Bringing health and sunshine to life's darkest moments
WHEN it comes to health care, Dr Nova Evans and registered nurse Sonia Goodwin are taking it to the streets.
The co-founders of the Sunny Street medical outreach service left their jobs in the state health care system to help the homeless, the poor and those at risk in various ways.
People can be vulnerable for all sorts of reasons, Nurse Goodwin said yesterday.
"We started the service to care for people experiencing homelessness or vulnerability, including people fleeing domestic violence.
"We're across a lot of South East Queensland now, in Brisbane, the Sunshine Coast and now Gympie.
"We'll be going national at the end of the year,” she said.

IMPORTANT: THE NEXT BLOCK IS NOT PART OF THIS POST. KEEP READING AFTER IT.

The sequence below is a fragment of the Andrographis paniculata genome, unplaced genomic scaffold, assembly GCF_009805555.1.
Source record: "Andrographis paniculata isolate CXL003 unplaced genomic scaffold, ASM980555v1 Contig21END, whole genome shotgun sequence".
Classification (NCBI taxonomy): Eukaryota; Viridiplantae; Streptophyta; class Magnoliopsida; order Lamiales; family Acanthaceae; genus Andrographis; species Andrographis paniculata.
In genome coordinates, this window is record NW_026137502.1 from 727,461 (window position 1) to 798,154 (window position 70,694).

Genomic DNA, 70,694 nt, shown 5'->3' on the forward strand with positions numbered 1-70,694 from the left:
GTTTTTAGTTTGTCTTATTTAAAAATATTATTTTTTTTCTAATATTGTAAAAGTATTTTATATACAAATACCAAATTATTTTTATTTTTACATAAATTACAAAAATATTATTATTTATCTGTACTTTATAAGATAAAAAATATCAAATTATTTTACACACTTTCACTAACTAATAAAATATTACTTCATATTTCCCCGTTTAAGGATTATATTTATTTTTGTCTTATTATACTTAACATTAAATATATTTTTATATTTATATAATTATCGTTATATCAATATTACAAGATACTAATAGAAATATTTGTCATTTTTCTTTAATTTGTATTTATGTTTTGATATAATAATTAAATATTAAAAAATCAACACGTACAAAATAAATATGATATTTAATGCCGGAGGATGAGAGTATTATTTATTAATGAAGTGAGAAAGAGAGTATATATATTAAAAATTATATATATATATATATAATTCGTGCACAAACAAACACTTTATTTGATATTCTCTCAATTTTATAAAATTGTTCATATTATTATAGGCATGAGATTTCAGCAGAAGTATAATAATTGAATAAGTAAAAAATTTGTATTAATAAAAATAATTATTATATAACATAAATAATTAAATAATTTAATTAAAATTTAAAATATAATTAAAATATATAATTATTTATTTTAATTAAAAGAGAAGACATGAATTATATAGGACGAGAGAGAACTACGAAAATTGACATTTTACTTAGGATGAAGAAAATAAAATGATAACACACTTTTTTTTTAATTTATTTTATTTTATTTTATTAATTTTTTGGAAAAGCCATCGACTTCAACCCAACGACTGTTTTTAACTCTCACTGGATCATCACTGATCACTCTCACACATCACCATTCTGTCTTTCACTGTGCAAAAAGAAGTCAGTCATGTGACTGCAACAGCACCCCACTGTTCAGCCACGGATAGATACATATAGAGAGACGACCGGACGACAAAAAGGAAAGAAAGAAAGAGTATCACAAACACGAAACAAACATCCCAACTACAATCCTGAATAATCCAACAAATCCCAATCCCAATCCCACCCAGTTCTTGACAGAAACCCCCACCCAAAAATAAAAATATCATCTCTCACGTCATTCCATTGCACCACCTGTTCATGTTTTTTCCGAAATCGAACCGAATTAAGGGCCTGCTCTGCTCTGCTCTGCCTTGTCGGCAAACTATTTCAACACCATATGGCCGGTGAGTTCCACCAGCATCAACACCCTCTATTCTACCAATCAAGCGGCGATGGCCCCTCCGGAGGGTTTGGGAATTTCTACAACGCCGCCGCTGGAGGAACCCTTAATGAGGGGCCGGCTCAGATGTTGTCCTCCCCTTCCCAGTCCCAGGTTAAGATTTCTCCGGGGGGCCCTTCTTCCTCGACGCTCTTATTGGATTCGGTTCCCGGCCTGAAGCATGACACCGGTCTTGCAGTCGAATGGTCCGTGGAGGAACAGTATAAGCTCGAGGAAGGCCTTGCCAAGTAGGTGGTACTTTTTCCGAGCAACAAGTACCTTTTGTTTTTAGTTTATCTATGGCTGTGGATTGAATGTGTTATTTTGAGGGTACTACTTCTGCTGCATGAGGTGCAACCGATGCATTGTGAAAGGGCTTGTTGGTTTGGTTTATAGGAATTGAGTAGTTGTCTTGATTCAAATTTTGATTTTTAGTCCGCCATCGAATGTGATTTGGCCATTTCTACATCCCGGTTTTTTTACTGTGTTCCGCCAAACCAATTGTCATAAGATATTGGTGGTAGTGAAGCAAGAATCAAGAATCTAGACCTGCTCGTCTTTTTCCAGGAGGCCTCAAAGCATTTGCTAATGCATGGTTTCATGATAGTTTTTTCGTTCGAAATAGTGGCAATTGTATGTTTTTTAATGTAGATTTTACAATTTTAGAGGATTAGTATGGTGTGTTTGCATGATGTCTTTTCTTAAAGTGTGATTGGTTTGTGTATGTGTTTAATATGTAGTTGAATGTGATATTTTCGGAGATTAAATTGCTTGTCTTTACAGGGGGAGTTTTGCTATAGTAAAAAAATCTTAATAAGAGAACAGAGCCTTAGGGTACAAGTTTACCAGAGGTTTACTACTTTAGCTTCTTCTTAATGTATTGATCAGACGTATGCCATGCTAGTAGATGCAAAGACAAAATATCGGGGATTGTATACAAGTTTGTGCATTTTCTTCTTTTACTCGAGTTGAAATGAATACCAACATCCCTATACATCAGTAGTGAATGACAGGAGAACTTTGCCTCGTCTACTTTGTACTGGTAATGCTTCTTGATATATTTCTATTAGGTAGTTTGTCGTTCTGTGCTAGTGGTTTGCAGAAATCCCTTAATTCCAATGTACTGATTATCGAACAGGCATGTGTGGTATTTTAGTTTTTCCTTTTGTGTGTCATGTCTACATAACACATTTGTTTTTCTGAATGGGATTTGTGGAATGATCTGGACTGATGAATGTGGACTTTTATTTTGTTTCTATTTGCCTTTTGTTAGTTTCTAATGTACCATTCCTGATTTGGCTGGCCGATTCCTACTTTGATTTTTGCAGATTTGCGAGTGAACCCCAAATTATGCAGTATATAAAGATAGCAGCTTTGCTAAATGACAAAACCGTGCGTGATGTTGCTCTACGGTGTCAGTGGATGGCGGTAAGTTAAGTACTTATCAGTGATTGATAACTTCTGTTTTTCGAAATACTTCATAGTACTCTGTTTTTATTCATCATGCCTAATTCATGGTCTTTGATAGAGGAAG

Yesterday they were conducting their regular Friday clinic, from 7.30am to 9.30am at the Salvation Army's Gympie headquarters in Stumm Rd.
"We provide urgent care, especially for people who repeatedly present to Emergency Wards.
"They need help straight away but really are not what Emergency wards are for.
"We help them set up their live so it is not always an emergency.
"We link people to services that support them. And we do a lot of listening.
"We meet them where they are in their health care journey and we help them as individuals from that point,” she said.
"We work with other agencies including the Red Cross, the Salvation Army, Wesley Mission and local neighbourhood centres.”
The two women quit their jobs on the same day to embark on a mission to help improve medical care for homeless and at-risk people.
They opened their first clinic a year ago at Maroochydore.
Both agreed they are always looking for volunteers like social work student Damien Pascoe, who was with them in Gympie yesterday.
Volunteers provide everything from reception services to clinic set-up and take-down as well as sometimes bringing advanced medical skills to the service.